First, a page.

Thursday, November 19, 2009


Take care of your people and they will take care of you.

Have you ever wondered why some companies are having extraordinary success and others aren’t? Look beneath the surface. Are the employees engaged in their work? In other words, are they passionate about what they’re doing? Or do they just show up to earn a paycheck and go home? According to Matthew Kelly in his book The Dream Manager, “the great majority of people in the workplace today are actively disengaged. People don’t feel connected to their work, the organizations they work in, or the people they work with.”

A recent study of 550 Human Resource managers by Monster (Summer 2007) states that “the next 20 years will witness a dramatic change in the U.S. workforce. The Baby Boomer generation, 72 million strong, will reach retirement age and have the opportunity to leave the workforce. Successive generations of workers are proportionally smaller, leaving a potential gap in the number of workers versus the number of workers needed to maintain the expansion of the U.S. economy. The ability to effectively manage worker knowledge is becoming a critical core competency in an era when knowledge is the primary resource for delivering organizational value. The chasm that exists between a firms’ most valuable asset, knowledge, and the lack of formal management of this asset represents key opportunities for organizations to gain a competitive edge.”

How does this relate to helping people achieve their dreams? Companies need to find ways to reward and train employees to help them become the best they can be. In doing so, these workers stay longer and help the organization become the best it can be. Some will grow with the companies where they work as they continue to gain more knowledge, skills and attain their dreams. Others will outgrow their current companies and move on to other organizations or to head their own companies. With a shortage of available workers coming online in the next 10-20 years, it is ever more critical that companies start acting today to get the current generation trained and focused on helping the company achieve its future vision.

When organizations help their employees achieve their dreams, they get numerous positive results that affect the bottom line:
  • Dramatically reduced turnover (employee turnover costs a company 150% of each person’s salary, and can be as high as 250% for sales and managerial positions 1).
  • A reduction in unauthorized absenteeism (in 2005 the average per-employee cost was $660 2 ; today it’s likely much higher).
  • Increased loyalty to the company.
  • A new culture of empowerment and possibility.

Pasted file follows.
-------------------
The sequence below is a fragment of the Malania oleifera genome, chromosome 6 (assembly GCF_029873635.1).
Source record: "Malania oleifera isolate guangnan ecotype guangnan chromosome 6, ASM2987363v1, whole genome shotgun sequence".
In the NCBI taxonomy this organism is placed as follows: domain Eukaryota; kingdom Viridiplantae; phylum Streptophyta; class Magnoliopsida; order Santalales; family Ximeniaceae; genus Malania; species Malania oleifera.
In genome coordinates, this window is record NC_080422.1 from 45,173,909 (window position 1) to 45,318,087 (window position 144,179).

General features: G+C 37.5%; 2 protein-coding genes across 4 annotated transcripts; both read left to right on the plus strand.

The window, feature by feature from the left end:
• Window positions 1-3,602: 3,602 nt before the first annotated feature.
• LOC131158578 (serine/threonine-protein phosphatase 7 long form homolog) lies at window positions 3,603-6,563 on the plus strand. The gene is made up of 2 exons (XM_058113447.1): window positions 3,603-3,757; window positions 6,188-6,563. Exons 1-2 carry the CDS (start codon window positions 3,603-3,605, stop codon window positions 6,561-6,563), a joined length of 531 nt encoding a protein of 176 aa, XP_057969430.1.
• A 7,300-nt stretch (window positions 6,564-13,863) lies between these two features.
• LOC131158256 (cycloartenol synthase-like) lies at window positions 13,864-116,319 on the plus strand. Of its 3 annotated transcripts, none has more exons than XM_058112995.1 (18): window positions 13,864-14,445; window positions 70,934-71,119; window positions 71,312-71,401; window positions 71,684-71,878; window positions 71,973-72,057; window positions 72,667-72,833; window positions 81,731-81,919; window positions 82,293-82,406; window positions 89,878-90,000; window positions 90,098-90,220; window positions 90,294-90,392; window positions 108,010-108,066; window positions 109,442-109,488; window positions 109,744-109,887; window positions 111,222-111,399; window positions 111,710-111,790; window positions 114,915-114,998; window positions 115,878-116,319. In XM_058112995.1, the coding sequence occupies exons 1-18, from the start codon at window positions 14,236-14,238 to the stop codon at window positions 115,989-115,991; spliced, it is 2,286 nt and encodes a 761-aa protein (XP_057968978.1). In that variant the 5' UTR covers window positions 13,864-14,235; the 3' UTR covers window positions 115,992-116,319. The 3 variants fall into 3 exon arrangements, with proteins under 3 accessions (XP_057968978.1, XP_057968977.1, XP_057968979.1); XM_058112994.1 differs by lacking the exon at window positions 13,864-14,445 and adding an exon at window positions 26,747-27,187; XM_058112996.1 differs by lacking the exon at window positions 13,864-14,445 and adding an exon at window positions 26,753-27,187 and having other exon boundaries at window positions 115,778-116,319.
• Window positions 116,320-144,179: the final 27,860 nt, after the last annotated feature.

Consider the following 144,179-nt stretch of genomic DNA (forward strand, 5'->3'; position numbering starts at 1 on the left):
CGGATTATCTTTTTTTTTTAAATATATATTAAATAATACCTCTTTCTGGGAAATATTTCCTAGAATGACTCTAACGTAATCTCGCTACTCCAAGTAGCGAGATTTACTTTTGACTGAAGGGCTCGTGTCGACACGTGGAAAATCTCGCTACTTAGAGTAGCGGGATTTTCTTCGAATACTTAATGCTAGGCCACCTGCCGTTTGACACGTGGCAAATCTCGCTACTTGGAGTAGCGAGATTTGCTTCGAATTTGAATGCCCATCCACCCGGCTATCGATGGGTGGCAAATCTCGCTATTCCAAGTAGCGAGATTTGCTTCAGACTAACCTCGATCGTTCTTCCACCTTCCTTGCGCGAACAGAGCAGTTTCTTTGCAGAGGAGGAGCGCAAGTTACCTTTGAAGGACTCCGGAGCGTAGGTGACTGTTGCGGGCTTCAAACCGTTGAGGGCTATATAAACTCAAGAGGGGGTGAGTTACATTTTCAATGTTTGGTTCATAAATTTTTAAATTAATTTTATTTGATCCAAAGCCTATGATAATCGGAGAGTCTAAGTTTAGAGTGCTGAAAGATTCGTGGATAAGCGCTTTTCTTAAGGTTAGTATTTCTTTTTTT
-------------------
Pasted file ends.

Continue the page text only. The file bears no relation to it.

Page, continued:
• A motivated staff where everyone is part of the sales force talking to friends, relatives, customers and prospects.
As a business owner or manager, can you really afford NOT to pay attention to your people’s dreams? The answer is no, not when companies worldwide are facing shortages of both management and skilled labor over the next 10-20 years. By 2012, the U.S. Department of Labor (DOL) estimates there will be 165 million jobs and only 162 million people available in the workforce; 19 percent (30 million) of those available workers will be age 55 and older.

Why haven’t more companies done something about this? Many companies aren’t using a Systems Thinking Approach® to their strategic planning and management process. The strategies they have in place don’t connect with the future reality of the workplace and the hearts and minds of their employees. By focusing primarily on the bottom line, too many companies have forgotten that it’s the people in the organization that make it succeed or fail.

The modern employee is looking for more than just a decent paycheck. People want work that is interesting and challenging, but more than that, they want to feel appreciated and valued for the contribution they make. Younger employees also want to work for companies that are socially responsible, and one way to be socially responsible is to help your employees achieve their dreams.

So how do you as a manager or business owner implement a plan that reaches the hearts and minds of your people? According to Matthew Kelly, begin by hiring a Dream Manager to work with each person individually and help them create plans for achieving their dreams. Survey your employees to find out what drives them, what dreams they have for their future. The answers may surprise you. Then work with each person to help them achieve the smallest dreams first, and then the successively larger, more challenging dreams later, after they’ve succeeded in achieving their initial dreams. The very fact that their company takes the time to help them succeed, will turn their attitudes around and get them re-engaged in helping the company succeed.

In a Systems Thinking Approach®, the plan for each person would unfold by answering the five key Systems Thinking questions in Phases A – E below:

A Where do you want to be? (What are your future dreams, aspirations? List as many as you